I looked at several trouble-ticket and user-request systems, and they're dandy for collaboration between help desk people. Unfortunately, they don't really do the trick for organizing my day-to-day information. Here are some of the more interesting packages and papers I saw:
- Bugzilla--server software designed to help manage software development.
- BATTS (Barnhard Associates Trouble Ticketing System)--a Perl system with an excellent breakdown of steps to assign tickets, resolve them, close them, and more; it requires a database
- OTRS (Open Source Ticket Request System)--a nice setup, but it requires me to log in more than once
- Call Center, Bug Tracking and Project Management Tools for Linux
- Bugaboo--a web-based bug reporting system for Linux, written in Pascal with its own database included
- Frontdesk--an older package, but with a basic approach that might work
- Painless Bug Tracking--an excellent paper by Joel Spolsky
- Request Tracker
- Request Tracker source
The one that seems to have improved the most is Roundup. Its features include:
- Simple installation: it takes about 30 minutes and requires no additional software other than the Python interpreter.
- Simple use: accessible through the Web, email, the command line, or Python.
- High configurability: the web interface is fully editable.
- Documentation: for installation, upgrading, maintenance, users, and customization.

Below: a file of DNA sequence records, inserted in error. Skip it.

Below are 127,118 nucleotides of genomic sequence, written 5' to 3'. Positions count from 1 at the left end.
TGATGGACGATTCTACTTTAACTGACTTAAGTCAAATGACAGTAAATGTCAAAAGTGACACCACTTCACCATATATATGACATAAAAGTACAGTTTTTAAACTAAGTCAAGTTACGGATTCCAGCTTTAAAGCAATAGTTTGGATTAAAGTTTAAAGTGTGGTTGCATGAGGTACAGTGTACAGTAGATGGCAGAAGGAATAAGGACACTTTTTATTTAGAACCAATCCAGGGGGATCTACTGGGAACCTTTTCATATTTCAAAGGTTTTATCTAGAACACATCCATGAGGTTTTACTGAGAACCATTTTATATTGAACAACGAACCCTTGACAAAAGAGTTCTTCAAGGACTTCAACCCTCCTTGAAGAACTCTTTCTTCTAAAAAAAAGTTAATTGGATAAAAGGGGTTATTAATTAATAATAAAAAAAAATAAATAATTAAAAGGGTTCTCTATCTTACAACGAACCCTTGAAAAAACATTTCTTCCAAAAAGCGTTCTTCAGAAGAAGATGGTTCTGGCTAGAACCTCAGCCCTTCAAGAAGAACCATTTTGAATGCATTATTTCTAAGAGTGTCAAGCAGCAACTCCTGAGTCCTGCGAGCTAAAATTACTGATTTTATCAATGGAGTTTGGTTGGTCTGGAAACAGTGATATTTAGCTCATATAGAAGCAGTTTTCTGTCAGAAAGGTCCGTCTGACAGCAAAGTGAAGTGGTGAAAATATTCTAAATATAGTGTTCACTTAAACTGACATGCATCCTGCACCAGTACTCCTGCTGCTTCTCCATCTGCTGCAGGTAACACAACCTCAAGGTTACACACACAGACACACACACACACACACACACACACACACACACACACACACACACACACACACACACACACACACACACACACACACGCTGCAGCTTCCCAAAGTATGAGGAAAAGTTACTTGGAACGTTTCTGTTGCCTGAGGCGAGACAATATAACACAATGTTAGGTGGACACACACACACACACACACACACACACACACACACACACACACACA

- Command-line access: you can script it using standard shell scripting and can use the API from other Python programs.
What Seems to Work So Far
Nothing was quite right, so I invented my own system.
The idea of doing a complete brain dump and storing everything in a trusted location was probably the most useful thing I learned from the Getting Things Done book.
My job as a system administrator doesn't change every day, but it's much easier to keep track of things via date rather than via subject. I tend to remember things in time order, so I finally stopped trying to change the way I work to fit some hierarchy. Instead, I made a directory structure on the machine to match my work habits.
I have a top directory cleverly named notebook with subdirectories in the form yyyy/mmdd, so every day has its own folder (Figure 2).
Figure 2. Every day has its own folder
- On April 11, 2000, I grabbed some informational documents from the Sun web site.
- On December 30, 2000, I found something about setting up /dev/random under Solaris.
- On November 13, 2005, I'll have something that needs attention in my agenda.
Someone might ask me, "Remember that thing we broke last Wednesday, and then we fixed it on Thursday before anyone noticed?" (See Figure 3.)
Figure 3. Finding a file by date
Make sure to index the files you use and modify most often for rapid retrieval. grep is fine for doing a quick-and-dirty search through a few files, but it doesn't work nearly as well for anything larger.